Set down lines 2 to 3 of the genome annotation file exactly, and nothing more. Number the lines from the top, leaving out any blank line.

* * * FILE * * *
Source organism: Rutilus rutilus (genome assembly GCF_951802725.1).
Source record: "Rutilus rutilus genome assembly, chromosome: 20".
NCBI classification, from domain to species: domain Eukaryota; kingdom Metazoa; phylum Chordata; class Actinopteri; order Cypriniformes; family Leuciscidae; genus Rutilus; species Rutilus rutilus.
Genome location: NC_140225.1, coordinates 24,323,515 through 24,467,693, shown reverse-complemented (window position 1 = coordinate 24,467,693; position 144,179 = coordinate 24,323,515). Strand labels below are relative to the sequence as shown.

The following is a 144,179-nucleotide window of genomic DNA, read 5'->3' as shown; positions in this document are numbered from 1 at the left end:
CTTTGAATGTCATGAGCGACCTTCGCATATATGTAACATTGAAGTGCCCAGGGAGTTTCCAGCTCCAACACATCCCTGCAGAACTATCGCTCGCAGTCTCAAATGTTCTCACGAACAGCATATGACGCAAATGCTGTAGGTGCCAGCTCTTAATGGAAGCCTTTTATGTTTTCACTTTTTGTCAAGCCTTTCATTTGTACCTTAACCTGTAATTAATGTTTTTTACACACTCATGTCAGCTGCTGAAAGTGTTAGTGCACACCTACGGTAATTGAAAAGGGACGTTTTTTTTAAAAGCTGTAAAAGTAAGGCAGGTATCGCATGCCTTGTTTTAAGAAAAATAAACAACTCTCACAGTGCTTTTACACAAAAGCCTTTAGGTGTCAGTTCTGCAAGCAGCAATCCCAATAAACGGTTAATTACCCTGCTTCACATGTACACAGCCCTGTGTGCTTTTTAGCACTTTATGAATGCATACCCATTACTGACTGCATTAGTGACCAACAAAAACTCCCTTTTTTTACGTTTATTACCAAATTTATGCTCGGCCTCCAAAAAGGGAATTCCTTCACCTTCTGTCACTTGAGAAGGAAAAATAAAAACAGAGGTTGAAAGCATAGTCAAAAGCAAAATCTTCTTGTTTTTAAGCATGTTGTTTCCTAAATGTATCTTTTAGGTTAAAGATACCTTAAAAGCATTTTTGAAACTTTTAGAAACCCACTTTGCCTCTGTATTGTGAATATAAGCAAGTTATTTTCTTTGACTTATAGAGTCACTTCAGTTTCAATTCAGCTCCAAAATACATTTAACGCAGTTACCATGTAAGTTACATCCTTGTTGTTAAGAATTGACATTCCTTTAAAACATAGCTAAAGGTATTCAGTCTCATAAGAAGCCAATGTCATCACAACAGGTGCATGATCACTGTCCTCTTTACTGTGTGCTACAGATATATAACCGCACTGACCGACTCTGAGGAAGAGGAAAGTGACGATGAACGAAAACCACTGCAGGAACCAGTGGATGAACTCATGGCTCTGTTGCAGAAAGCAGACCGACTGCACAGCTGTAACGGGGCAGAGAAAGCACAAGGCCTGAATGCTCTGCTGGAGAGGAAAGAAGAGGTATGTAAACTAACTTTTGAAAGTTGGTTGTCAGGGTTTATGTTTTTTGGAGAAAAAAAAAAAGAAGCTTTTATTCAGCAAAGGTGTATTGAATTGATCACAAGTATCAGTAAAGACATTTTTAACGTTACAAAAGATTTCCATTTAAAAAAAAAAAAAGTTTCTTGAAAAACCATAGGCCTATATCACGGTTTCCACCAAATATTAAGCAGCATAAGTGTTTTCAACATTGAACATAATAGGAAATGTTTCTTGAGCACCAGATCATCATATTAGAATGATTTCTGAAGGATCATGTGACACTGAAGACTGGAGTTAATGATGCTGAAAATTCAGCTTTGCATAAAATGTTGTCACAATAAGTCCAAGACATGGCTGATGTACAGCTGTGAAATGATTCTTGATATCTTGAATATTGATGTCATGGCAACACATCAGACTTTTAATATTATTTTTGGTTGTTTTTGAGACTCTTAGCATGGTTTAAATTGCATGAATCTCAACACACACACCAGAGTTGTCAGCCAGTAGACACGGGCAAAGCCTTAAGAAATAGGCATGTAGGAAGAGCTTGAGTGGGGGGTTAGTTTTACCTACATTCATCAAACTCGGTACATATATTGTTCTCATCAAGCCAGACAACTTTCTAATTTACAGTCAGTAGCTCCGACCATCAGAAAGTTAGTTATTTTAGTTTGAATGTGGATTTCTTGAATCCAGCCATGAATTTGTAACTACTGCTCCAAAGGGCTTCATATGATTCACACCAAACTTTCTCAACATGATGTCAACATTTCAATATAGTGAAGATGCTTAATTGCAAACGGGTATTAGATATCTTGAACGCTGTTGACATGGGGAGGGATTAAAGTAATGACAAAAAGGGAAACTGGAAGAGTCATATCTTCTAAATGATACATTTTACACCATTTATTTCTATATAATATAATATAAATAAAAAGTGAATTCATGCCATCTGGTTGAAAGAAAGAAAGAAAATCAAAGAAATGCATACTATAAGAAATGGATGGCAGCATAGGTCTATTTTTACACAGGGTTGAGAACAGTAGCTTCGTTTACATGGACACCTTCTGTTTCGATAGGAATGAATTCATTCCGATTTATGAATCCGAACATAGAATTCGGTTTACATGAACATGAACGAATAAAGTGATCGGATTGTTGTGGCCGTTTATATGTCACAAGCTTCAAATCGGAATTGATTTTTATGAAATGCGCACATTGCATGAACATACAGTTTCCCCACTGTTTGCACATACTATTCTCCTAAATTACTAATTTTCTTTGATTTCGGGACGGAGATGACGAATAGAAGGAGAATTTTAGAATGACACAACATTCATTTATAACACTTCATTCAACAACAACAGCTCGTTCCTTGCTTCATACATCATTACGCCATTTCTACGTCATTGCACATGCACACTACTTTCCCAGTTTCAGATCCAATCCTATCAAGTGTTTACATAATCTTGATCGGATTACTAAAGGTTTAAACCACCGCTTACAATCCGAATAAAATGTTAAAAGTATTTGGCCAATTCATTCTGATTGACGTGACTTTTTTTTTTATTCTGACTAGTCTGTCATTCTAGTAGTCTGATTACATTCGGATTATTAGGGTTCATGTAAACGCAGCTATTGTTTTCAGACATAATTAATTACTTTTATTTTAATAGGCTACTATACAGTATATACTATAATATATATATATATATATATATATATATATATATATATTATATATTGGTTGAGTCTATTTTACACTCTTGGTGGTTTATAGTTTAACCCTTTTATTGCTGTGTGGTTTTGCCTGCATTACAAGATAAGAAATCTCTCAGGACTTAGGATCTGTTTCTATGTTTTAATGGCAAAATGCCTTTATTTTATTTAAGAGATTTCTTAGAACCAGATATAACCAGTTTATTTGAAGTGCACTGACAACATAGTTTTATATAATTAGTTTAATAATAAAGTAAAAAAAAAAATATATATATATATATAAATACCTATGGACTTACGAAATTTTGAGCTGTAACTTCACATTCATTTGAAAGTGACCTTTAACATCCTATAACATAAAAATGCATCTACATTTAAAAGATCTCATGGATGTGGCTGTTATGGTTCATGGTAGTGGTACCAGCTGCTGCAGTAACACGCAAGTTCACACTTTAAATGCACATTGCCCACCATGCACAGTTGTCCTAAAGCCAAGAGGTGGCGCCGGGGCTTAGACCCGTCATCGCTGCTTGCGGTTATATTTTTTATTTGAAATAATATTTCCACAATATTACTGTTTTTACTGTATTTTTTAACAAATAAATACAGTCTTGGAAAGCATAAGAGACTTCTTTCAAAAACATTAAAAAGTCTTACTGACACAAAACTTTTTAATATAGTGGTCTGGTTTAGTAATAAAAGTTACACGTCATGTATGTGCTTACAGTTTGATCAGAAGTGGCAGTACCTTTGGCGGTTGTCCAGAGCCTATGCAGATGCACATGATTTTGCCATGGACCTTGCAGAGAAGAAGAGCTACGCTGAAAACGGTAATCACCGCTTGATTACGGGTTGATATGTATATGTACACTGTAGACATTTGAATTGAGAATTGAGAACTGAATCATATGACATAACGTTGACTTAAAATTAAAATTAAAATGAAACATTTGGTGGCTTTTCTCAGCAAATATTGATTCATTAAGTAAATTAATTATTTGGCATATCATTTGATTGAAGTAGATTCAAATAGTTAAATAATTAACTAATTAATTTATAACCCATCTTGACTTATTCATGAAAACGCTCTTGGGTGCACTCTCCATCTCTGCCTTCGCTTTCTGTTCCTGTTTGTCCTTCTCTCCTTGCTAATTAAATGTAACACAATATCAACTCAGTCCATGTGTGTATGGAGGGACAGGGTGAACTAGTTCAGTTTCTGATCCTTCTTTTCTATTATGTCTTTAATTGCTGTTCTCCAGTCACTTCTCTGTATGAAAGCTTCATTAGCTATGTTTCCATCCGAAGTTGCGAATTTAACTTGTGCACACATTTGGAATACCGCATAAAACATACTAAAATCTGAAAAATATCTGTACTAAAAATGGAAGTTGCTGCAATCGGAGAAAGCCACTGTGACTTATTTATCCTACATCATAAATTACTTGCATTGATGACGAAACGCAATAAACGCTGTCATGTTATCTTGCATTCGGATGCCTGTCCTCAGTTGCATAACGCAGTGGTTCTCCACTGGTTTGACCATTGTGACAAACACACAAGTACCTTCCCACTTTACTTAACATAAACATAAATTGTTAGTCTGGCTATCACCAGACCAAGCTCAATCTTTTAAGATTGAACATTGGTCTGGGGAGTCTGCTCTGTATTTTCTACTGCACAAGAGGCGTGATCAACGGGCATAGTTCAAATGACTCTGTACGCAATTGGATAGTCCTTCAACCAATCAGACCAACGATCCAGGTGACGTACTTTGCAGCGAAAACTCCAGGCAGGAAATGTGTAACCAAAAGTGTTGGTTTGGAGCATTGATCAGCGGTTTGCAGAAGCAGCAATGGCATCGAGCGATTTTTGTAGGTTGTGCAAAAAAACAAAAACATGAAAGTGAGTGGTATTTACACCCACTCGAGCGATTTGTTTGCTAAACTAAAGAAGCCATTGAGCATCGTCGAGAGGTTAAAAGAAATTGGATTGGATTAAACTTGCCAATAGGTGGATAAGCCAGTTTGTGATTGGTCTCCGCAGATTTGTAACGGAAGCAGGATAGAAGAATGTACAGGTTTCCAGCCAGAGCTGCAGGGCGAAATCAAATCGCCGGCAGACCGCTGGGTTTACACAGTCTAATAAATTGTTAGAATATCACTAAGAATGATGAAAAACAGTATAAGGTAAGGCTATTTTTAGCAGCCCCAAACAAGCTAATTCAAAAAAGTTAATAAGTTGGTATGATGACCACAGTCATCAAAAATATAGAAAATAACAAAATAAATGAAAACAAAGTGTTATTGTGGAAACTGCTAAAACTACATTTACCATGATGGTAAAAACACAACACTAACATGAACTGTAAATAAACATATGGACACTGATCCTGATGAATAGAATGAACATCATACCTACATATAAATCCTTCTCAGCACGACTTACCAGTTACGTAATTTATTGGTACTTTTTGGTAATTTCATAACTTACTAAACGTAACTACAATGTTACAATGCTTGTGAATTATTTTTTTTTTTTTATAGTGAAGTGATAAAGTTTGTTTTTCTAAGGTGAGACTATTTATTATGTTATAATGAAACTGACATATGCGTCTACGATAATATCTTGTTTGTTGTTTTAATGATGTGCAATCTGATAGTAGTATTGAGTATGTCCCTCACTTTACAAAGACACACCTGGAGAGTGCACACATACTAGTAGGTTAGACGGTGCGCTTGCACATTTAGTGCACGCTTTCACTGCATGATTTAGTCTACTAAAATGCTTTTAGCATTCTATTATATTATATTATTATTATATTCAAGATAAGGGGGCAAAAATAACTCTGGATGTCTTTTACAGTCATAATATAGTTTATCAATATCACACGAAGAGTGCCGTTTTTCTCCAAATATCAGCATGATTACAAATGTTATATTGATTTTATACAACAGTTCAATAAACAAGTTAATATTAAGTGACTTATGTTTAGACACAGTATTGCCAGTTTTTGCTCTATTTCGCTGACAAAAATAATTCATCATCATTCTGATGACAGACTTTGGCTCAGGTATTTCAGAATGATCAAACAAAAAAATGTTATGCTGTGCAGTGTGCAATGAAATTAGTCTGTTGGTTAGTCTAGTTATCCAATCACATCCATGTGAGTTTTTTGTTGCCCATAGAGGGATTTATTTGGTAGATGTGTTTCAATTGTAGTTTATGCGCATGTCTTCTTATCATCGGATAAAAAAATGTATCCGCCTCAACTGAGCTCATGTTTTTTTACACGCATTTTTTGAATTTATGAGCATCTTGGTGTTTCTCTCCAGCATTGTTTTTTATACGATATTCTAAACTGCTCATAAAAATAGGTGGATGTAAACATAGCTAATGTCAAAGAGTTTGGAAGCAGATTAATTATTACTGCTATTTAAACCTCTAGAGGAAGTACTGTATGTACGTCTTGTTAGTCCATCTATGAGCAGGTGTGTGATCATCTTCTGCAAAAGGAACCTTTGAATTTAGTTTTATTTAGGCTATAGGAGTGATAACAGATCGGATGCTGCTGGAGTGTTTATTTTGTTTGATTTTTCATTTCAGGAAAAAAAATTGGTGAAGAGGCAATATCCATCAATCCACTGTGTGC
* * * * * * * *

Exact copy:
Source record: "Rutilus rutilus genome assembly, chromosome: 20".
NCBI classification, from domain to species: domain Eukaryota; kingdom Metazoa; phylum Chordata; class Actinopteri; order Cypriniformes; family Leuciscidae; genus Rutilus; species Rutilus rutilus.